I had understood the same thing. However, only 17 of 38 episodes (after the introductory 4) dealt with history on earth: Marco Polo (7), The Aztecs (4), and The Reign of Terror (6). They did more non-historical content in the first season than historical. That surprised me, based on my original understanding of the show.
Maybe they sold it that way, but they sure didn't adhere to it very strongly.
I like how was actively trying to kill off his companions in the first dalek seriesReplyDelete
@1: Thanks for that info. Makes the motivation of the show (at its outset) finally clear to me.ReplyDelete
(I always wondered, did they say "Let's start a show with a plot with no beginning and no end, not even dependent on its main character's actor!" -- would have qualified as genius.)
Never was a fan. Seemed they (like Obama) chose to embrase plausible deniability: when a plot got too silly, they could fall back on, "Oh, we were only playing around this time; don't always take us seriously."
And I can never take jumpsuits seriously on anyone but sky-divers.
They didn't wear jumpsuits in the first season. The original Doctor dressed in 19th century clothing, while his companions dressed as 1960s school teachers (Ian and Barbara) or as a 1963 school student (Susan). The first season (and the second, so far) isn't at all like I remember the Tom Baker or Peter Davison shows I saw on PBS in the late 1970s or early 1980s. Not saying it's better or worse, just different.
Thank you for that. Knowing about why it's a police call box actually makes me feel a LOT better about the show.ReplyDelete
By all means please continue posting reviews and/or random factoids.
My feeling about the show is that it was an intriguing concept, poorly executed. If you save me hours of my life by sharing the intriguing parts without me having to actually sit through hours of tedious scenery-panning and walking scenes, I would take it as a kindness.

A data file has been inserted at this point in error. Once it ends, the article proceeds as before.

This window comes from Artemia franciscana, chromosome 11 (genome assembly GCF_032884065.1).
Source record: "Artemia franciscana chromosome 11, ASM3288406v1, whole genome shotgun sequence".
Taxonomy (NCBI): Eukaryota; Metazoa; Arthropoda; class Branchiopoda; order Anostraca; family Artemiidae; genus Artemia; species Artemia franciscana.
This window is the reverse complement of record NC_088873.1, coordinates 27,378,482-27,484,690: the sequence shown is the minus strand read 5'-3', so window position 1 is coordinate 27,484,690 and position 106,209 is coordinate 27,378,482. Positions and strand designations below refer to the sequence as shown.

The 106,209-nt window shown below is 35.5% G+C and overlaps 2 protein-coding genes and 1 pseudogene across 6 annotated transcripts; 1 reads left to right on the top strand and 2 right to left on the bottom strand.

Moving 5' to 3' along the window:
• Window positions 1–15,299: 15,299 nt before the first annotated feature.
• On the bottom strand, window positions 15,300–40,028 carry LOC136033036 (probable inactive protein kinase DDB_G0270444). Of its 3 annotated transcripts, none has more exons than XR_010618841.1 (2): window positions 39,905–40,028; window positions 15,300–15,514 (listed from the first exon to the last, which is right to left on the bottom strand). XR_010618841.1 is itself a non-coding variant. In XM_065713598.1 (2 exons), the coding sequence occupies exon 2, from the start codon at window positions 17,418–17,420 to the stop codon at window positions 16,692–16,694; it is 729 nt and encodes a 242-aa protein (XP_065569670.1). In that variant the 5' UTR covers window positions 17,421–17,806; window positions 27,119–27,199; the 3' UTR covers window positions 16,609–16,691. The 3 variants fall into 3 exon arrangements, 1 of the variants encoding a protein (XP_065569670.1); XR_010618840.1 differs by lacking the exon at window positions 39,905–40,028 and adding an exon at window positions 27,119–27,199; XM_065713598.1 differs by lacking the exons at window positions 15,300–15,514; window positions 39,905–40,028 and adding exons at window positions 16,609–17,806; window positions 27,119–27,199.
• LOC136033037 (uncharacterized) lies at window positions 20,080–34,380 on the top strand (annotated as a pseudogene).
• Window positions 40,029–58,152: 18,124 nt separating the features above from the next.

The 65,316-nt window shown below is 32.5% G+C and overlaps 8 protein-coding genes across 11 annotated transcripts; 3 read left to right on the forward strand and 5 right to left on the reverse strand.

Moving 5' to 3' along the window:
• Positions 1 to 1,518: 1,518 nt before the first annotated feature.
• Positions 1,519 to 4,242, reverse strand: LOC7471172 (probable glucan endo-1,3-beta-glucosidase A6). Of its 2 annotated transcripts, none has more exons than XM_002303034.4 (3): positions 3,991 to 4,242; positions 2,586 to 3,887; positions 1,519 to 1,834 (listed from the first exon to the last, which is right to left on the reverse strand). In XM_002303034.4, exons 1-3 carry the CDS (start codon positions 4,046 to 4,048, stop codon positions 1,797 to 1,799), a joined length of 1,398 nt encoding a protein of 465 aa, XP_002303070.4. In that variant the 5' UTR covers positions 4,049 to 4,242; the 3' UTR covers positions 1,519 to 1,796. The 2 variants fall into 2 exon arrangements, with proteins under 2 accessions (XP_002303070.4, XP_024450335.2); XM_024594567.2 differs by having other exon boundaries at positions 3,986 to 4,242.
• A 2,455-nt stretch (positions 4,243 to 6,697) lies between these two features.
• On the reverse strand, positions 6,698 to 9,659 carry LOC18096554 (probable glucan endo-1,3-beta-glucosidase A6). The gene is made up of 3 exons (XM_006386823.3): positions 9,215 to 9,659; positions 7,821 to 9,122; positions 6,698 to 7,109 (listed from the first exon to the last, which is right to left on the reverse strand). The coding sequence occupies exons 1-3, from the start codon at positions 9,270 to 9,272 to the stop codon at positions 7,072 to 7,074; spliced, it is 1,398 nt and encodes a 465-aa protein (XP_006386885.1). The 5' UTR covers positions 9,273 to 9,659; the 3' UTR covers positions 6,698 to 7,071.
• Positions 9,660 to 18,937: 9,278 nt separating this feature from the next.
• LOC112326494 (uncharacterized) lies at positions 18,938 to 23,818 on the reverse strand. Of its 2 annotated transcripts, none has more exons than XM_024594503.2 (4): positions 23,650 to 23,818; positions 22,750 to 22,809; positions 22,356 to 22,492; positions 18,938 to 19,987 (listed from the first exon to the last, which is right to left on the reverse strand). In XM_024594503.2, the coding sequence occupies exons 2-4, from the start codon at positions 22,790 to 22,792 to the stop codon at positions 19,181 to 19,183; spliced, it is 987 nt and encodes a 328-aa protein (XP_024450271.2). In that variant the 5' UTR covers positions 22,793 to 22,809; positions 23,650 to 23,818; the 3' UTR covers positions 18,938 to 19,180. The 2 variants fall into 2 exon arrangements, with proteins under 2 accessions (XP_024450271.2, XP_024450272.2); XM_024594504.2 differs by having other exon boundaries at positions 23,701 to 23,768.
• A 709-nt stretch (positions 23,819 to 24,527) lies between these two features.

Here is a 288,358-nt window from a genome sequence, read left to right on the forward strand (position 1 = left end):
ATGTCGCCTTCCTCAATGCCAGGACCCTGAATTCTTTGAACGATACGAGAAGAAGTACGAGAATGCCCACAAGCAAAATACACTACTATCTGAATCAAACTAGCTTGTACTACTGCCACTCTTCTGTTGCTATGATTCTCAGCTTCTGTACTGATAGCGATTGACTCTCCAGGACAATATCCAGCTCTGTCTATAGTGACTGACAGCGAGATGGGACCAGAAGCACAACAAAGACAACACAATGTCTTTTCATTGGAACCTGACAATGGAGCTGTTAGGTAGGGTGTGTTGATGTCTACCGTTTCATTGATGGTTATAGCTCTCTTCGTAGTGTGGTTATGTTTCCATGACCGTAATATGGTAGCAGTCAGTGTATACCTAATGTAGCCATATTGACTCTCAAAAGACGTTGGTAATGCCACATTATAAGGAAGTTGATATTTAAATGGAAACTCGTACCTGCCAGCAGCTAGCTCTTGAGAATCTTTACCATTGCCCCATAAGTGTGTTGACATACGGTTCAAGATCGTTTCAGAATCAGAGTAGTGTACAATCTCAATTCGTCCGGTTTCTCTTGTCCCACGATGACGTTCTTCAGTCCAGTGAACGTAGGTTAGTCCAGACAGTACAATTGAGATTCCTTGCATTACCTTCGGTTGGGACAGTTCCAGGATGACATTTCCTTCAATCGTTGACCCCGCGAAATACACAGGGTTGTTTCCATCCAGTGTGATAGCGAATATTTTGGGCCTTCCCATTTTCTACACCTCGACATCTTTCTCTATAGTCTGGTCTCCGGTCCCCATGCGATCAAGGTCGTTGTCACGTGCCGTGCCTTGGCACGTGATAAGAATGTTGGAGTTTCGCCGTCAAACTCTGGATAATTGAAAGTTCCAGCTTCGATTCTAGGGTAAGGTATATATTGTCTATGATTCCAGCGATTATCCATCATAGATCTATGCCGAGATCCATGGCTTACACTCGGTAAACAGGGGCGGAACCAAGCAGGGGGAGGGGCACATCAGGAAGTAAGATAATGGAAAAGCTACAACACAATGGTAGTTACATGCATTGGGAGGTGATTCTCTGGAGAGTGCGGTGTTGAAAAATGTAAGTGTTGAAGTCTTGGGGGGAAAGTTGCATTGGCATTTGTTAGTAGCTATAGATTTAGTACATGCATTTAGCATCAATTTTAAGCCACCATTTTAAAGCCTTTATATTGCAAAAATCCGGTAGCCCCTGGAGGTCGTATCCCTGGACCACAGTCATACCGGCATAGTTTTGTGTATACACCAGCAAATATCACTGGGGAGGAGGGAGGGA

Yes, PLEASE post your reviews. I'm in the same proverbial boat as Harvey.ReplyDelete
as you get into the later seasons, you'll discover some written by Douglas Adams and Neil GaimanReplyDelete
oh...and if you've never seen Red Dwarf or Hyperspace, check those out. :)ReplyDelete
@9 - I tried getting into Red Dwarf, but after a few episodes... it just seemed like they had intriguing concepts & characters, but the writers didn't have the talent to do interesting things with them, so I gave upReplyDelete
The reason the Aztecs spoke with British accents is because the TARDIS translates alien languages in and outside of the TARDIS, watch the episode 'The Fires Of Pompeii'.ReplyDelete
Basil, please do post the reviews. You don't have to write one for every episode, but maybe summarize things every 5 episodes. Or perhaps just point out the parts that you find interesting.ReplyDelete
[…] venture into the world of Doctor Who (explained here) continued into the second season. I was under the weather in the days after Christimas, and spent […]ReplyDelete